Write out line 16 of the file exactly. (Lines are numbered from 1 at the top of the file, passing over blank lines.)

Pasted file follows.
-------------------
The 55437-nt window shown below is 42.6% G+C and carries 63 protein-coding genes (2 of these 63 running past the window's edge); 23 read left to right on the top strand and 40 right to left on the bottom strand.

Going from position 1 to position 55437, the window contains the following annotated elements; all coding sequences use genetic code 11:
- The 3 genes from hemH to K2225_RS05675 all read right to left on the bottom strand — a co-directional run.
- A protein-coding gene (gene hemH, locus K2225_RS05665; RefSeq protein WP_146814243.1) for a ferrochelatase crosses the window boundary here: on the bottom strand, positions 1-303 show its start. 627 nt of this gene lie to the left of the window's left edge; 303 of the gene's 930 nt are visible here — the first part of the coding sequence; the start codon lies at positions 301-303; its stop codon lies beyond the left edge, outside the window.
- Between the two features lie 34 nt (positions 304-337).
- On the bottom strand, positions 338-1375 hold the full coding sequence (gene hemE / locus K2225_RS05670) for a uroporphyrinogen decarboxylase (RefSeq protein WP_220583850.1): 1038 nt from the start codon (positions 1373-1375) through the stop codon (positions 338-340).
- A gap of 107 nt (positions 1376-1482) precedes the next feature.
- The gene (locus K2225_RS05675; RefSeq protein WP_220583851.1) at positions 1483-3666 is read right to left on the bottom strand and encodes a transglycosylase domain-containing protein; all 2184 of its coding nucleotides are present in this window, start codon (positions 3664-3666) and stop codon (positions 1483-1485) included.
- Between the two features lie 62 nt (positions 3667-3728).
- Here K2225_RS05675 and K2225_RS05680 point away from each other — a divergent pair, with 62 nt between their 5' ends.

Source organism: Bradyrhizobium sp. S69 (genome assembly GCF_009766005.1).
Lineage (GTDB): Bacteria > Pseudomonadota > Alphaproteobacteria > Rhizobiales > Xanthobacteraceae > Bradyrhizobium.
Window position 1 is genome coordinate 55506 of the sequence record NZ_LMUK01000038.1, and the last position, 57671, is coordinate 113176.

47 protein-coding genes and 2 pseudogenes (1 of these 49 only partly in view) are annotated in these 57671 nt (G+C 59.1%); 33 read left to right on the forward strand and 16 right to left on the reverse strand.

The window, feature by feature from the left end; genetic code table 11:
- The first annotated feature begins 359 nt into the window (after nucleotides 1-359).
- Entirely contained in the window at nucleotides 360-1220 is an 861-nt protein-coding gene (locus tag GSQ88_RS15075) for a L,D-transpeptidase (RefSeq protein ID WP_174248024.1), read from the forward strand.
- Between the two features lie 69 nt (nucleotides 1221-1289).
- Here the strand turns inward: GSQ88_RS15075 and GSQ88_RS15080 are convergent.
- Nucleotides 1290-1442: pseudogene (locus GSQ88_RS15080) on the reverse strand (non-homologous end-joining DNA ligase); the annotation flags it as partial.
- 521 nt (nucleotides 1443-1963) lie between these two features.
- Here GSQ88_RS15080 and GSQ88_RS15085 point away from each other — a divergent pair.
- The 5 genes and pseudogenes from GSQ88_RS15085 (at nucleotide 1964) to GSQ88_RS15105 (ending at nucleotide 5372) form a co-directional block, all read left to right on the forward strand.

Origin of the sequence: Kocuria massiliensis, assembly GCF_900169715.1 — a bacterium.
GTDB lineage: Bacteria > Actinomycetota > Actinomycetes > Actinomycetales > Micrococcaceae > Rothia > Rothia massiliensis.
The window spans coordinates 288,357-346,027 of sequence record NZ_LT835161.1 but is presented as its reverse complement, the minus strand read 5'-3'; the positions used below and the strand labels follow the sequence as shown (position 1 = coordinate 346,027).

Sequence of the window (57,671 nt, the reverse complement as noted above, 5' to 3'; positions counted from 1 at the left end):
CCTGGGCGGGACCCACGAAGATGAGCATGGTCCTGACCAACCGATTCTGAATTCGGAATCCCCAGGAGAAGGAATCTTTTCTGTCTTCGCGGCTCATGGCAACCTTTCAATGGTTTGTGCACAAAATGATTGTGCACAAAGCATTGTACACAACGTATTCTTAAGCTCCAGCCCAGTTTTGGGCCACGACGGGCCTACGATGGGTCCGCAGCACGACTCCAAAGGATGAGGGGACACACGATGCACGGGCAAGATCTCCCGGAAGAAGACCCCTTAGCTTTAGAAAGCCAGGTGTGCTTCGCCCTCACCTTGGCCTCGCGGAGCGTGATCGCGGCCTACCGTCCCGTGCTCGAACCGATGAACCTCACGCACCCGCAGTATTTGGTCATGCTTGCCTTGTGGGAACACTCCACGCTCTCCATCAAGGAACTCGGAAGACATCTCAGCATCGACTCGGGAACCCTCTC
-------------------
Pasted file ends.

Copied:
- The first annotated feature begins 359 nt into the window (after nucleotides 1-359).